# Question on advance of perihelion.

1. May 8, 2007

### Ian

I have never accepted Einstein's thought pattern on this and other matters. I have examined his equation to calculate the advamce of Mercury's perihelion and have also calculated the advance in the case of a circular orbit, using the same equation.
What I found is that if you remove the correction term for elliptical orbits ( r(1 - e2) from Einstein's equation, the result is not nil advance, but rather it remains the same but is expressed as a length along the circumference of orbit and not an angular measure.
What Einstein said was that the greater velocity during the closer approach at perhelion adds a little extra mass to the system which makes the orbit advance.
If the orbital velocity is constant as is for the circular case, then Einstein's equation ought to reflect his reasoning and show no advance at all.
So what makes the orbit advance if it is circular?
Is Einstein's reasoning right or wrong on this point?

2. May 8, 2007

### Chris Hillman

That is not what gtr says, I doubt you will be able to provide a citation supporting your contention that Einstein ever said otherwise.

Are you talking about his 1915 paper where he presented this computation, or what?

You've clearly misunderstood something, so I'd suggest you consult a modern textbook such as D'Inverno, which most students will probably find easier to follow than the original papers. See http://math.ucr.edu/home/baez/RelWWW/HTML/reading.html#gtrmoderntext for a comparison of coverage of some standard gtr textbooks.

This doesn't even make sense as stated: a circular orbit has no pericenter. You no doubt meant to ask if the computation simplifies in the case when the orbit is almost circular. Indeed it does; try the cosmology textbook by Peacock, where the author uses the equation of simple harmonic motion to derive the pericenter advance for a nearly circular orbit. This will make more sense if you first study the notion of "effective potentials" in other standard textbooks (such as MTW or Schutz).

The result given by Einstein is correct. The reasoning he used in his 1915 paper can be criticized, which is one reason why modern textbooks use somewhat different approaches. (Briefly, the general idea is that modern textbook presentations use the exact Schwarzschild vacuum solution rather than the weak-field approximation used by Einstein, which turns out to be harder to analyze carefully. That's not surprising: one of the well-known benefits of exact solutions is that they avoid the delicate reasoning which is often required to obtain a correct approximation.) Years ago there was a thread which touched on Weinberg's remarsk on this issue in sci.physics.research, which you can look up after you've mastered the textbook computations.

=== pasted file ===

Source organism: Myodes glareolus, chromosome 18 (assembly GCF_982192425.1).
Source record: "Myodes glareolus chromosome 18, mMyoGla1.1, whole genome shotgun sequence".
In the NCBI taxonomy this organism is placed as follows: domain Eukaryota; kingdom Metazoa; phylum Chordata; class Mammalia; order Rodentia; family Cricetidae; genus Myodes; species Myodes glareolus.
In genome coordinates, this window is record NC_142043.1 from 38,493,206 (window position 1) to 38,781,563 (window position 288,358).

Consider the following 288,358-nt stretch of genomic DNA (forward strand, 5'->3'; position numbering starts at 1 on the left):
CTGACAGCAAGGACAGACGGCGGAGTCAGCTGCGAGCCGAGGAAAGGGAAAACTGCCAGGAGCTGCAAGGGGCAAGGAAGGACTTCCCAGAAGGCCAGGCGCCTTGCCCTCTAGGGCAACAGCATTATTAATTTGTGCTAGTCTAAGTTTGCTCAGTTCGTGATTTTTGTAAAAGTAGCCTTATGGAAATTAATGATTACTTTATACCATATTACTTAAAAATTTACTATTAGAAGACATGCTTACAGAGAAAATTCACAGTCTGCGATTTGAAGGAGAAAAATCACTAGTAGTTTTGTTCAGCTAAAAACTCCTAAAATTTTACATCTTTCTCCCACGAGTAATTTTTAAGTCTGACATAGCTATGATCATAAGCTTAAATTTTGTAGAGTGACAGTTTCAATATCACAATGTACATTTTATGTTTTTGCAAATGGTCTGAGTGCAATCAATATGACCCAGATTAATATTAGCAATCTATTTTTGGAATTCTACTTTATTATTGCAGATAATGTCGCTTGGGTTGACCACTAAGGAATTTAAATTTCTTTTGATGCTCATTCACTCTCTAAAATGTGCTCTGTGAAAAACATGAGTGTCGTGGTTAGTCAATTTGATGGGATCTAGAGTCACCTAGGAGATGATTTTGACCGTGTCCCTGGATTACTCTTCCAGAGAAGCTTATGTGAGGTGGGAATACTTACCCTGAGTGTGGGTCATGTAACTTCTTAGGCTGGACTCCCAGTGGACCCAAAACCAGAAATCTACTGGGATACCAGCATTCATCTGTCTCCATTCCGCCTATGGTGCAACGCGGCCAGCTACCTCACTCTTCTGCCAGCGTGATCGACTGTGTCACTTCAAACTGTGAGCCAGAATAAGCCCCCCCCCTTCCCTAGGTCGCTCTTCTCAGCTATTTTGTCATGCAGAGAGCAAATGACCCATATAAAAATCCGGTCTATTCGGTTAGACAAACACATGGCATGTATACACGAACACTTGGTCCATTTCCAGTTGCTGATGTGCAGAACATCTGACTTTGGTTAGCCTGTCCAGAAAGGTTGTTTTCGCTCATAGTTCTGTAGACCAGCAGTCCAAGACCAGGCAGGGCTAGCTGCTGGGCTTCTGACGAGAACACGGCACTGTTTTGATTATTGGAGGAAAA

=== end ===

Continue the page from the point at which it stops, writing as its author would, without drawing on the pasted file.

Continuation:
Last edited: May 8, 2007
3. May 8, 2007

### pervect

Staff Emeritus
There's a fairly simple calculation of the perihelion shift using approximate methods in Goldstein's "classical mechanics".

4. May 9, 2007

### Chris Hillman

It's been a while since I looked at that book--- is this the Newtonian shift (e.g. for Sun-Mercury-Jupiter system) or the gtr extra-Newtonian shift? (The former is harder to obtain carefully than the latter, at least to high accuracy.)

5. May 9, 2007

### pervect

Staff Emeritus
This analysis ignores the other planets, it's a purely GR analysis. Goldstein does not go into the GR aspects much, citing MTW and another older source for the equations of motion. The idea is to show of a practical example of pertubation theory.

6. May 9, 2007

### smallphi

A simple derivation of the effect (using Schwartzschild metric) is given in Exploring Black Holes by Taylor and Wheeler.

That book doesn't derive the metric but teaches you how to interpret it in terms of observers.

7. May 9, 2007

### Ian

Chris Hillman,
I don't speak too clearly sometimes so let me try again.
I can calculate and account for the 43 arc.sec advance observed every century in the case of mercury's orbit by using Einstein's equation - (24pi cubed, r squared, all over c squared, t squared by 1 minus e squared). The units are angular. Please pardon the layman's LaTex.
The above equation had to have been changed by Einstein initially to include the parameters for an eccentric orbit because pure math and theory dictate pure circumstances like circular orbits. So Einstein's original equation must have been the above minus 'r(1 - e2)' which is the correction term for an eccentric orbit.
Therefore Einstein's original equation certainly must have been (24pi cubed, r cubed, all over c squared, t squared). This equation is for a circular orbit that obviously has no pericenter, but the equation is just as valid, and very importantly the units are now of length.
In other words, if you calculate this there still remains a rotation of the orbit but it is now given as the length of an arc about the orbit. The length I calculate is ~ 27833 metres per revolution and is the same for all planets in the solar system.
Remember Chris, the advance of perihelion is only a flashing light that alerts us to the fact that the orbit is rotating. A circular orbit has no perihelion and thus no flashing light to alert us, but the math insists the orbit still rotates whether circular or eccentric.
I mean, for all the talk of "frame dragging" and the expensive attempts to observe it.......

P.S. the citation you asked for is in the january special edition of 'Cosmology'.